i would really like that, i guess in a few weeks it shouldn't develop any serious issues aside from aesthetics.
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>>1092760
>i mean if the unworn part of the pads touch
You'll probably be replacing your pads before that happens (especially if you're getting new brakes soon), but even if it didn't happen the pads would just pivot and begin wearing at an angle.

>the aluminium fins look further down by 2mm from the overhanging pad they look quiet safe.
I'm not talking about just the fins specifically but the entire aluminium part. I've never seen Ice Tech rotors in person, is that aluminium part not level with the steel braking surface? If it's not then I guess having the pads too low is okay, as long as they clear the actual fins.
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>>1092762
>I'm not talking about just the fins specifically but the entire aluminium part. I've never seen Ice Tech rotors in person, is that aluminium part not level with the steel braking surface?
no the steel plating is over it i think it is exactly level to the aluminium core.
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>>1092763
well i worded that weird here is a pic
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>>1092765
and the other side is like that too
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>>1092748
can't belive the fucking thing came warped. well one of them anyways. top shelf disk an its not 5 microns true.
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>>1092818
Not all that surprising really, it's gonna bend much easier than a normal disc. On the plus side it should be easier to bend it back.
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>>1092821
yeah it was easy to true it way less effort
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>>1092363
Yes, just make sure this reduction on axle length won't bring the left crank too close to the frame and bang against it
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>>1092737
>>1092741
It's a "put parts on me and ride me", they're quite common
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i just ordered a rock shox reverb seatpost for my hardtail... it was -29% on chain reaction. serious buyers remorse incoming. anyone has experience with them?
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Is cyclocross a meme?

It just seems to be based around using a road bike on terrain you're not supposed to use it on. Where a mountainbike or hybrid would be faster
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>>1093234
You've pretty much nailed it. It's like a three-legged race, purposely handicapping yourself and seeing who's best at doing something the wrong way.
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>>1093234
actually if mtb would be faster people would ride mtb on cyclocross races don't you think? there is nothing stopping you from riding a full sus mtb in a cx race.

the thing is on certain specific terrain like i think grass they are the fastest partly because of the no suspension. if you mix roads in he race the mtb again will suck ass, but there will be parts of the course where a roadbike would simply not be able to pass which an mtb would take easily but then again at other parts the cx will leave you in the dirt.
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>>1093325
People do ride CX races on mountain bikes and have won. The thing is CX courses are tamed down so that you don't need full suspension (front may help, but it better be light), the areas that you have to dismount for put an emphasis on low weight, and the restrictions on bar and tyre width (500mm and 33mm respectively) make it so you won't gain as much on a flat bar bike with clearance for larger tyres.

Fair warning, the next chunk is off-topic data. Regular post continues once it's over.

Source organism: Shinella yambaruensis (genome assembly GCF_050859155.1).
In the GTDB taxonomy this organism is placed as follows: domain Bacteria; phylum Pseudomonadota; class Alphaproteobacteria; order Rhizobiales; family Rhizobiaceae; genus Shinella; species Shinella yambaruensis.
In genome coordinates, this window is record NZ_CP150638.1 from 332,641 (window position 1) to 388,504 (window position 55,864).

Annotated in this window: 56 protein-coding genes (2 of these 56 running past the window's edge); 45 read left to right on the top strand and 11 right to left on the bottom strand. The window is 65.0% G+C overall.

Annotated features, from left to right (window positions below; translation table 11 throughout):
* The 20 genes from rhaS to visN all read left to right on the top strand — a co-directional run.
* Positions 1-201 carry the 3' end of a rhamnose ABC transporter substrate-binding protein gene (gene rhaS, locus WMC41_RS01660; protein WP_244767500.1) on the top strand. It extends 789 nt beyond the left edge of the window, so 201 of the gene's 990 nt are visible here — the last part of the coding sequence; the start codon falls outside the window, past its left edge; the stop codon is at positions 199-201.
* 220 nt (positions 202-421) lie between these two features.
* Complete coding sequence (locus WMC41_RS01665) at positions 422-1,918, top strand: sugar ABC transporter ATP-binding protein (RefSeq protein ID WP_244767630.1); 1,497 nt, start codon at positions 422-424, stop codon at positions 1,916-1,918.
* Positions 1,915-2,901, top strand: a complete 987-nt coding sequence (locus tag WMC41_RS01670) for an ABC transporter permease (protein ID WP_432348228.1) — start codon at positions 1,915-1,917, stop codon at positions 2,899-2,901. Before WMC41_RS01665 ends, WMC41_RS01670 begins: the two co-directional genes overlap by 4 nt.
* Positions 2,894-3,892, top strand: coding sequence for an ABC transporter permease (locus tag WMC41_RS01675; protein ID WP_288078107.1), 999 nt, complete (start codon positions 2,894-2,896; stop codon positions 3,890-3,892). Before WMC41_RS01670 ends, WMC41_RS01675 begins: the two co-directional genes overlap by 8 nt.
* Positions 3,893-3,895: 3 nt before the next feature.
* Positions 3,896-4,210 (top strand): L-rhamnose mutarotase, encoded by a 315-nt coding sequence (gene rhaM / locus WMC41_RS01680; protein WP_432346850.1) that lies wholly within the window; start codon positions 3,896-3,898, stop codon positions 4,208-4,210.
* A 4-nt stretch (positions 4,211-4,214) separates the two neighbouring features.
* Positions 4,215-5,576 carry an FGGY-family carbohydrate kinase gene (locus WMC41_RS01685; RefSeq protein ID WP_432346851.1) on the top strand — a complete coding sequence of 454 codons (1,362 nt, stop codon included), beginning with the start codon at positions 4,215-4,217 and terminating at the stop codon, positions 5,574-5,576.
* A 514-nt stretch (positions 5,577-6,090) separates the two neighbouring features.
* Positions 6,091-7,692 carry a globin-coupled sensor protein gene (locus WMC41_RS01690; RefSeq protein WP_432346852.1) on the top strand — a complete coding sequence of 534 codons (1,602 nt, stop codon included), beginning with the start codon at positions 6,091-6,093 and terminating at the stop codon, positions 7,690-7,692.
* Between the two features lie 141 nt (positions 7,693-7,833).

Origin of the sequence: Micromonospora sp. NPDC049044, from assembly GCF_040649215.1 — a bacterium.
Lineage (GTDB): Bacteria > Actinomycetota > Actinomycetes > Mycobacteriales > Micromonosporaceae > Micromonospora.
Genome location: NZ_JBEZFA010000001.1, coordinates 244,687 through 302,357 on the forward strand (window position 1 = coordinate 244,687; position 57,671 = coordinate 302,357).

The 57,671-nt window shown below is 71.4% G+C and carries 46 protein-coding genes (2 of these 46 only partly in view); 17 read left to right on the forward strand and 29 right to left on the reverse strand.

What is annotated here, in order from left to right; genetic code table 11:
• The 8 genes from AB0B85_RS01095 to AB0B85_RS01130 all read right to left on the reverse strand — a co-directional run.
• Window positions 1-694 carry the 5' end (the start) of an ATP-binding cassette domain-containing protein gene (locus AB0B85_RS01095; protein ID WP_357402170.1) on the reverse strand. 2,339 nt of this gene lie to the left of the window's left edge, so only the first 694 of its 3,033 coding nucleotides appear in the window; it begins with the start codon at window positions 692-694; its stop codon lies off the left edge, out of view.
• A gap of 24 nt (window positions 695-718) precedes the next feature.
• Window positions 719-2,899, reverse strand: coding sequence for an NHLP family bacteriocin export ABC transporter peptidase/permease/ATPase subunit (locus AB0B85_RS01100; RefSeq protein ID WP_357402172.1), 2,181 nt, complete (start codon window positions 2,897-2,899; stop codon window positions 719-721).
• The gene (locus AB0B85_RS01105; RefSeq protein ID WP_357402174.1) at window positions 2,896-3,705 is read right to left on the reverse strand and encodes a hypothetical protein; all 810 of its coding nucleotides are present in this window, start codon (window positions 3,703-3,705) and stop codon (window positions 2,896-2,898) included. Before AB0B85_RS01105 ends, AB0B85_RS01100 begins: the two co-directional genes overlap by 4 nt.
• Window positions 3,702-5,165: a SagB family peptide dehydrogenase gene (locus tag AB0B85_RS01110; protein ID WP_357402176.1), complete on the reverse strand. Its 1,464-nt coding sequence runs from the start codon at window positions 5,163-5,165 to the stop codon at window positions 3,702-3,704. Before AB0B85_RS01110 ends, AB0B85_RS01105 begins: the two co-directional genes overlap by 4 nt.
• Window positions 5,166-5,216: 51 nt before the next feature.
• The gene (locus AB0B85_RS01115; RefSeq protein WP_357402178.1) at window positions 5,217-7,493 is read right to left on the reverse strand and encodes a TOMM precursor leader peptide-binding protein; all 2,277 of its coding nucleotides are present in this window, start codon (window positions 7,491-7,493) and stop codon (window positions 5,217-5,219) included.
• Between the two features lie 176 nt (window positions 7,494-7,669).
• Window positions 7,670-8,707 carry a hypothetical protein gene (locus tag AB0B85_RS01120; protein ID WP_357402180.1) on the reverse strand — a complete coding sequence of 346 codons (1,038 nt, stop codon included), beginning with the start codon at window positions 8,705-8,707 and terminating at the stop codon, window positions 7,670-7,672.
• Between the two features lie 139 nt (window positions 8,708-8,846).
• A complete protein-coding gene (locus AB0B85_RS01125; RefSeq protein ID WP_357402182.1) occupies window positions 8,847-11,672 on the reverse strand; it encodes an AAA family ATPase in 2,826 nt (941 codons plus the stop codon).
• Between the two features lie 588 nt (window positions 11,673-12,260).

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>>1093349
it would really depend on the ratio of woods and dirt vs asphalt and grass for the course if mtb is a valid option. if it's balanced it's all 50/50.
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Is there a good cheap bike computer? I don't want anything fancy, no phone apps either. Just want a little digital readout of distance traveled over time and speed, basic stuff.
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>>1093325
>there is nothing stopping you from riding a full sus mtb in a cx race.
Depends where you live, I don't think USA CX follows the UCI rules but in europe you'd be bound by them.

I think the biggest gain rather than suspension would be tyres <40mm wide for a lot of the shit they have to ride over.
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>>1093487
to my knowledge all of them are crap.
i'm trying to push my company into developing an entire new line of products. or create a startup with crowdfunding. it's not the computers that are the biggest problem it's the complete system and how it works that's so last century.
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it's late at night here, but my bike which i wouldn't mind riding again has brakes that are completely fucked, they barely do anything and just make a screeching sound, is it just the pads or something else maybe?

the bike is 20 years old and is in need of some love
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>>1093835
if you haven't replaced the pads in 20 years, then the compound may have gotten old and stiff, or they might be worn-down too far, or both. replacements are stupid cheap so go for it. the /n/ recommendation is Kool Stop salmon pads in the same shape as the old ones.

screeching could also be the angle the pad is hitting. search sheldon/youtube about "toeing in brakepads."

never a bad idea to clean the grime off the rim contact area, you'd be surprised how filthy even clean-looking ones are.

also, deadthread.

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>>1093288
>>1093288
>>1093288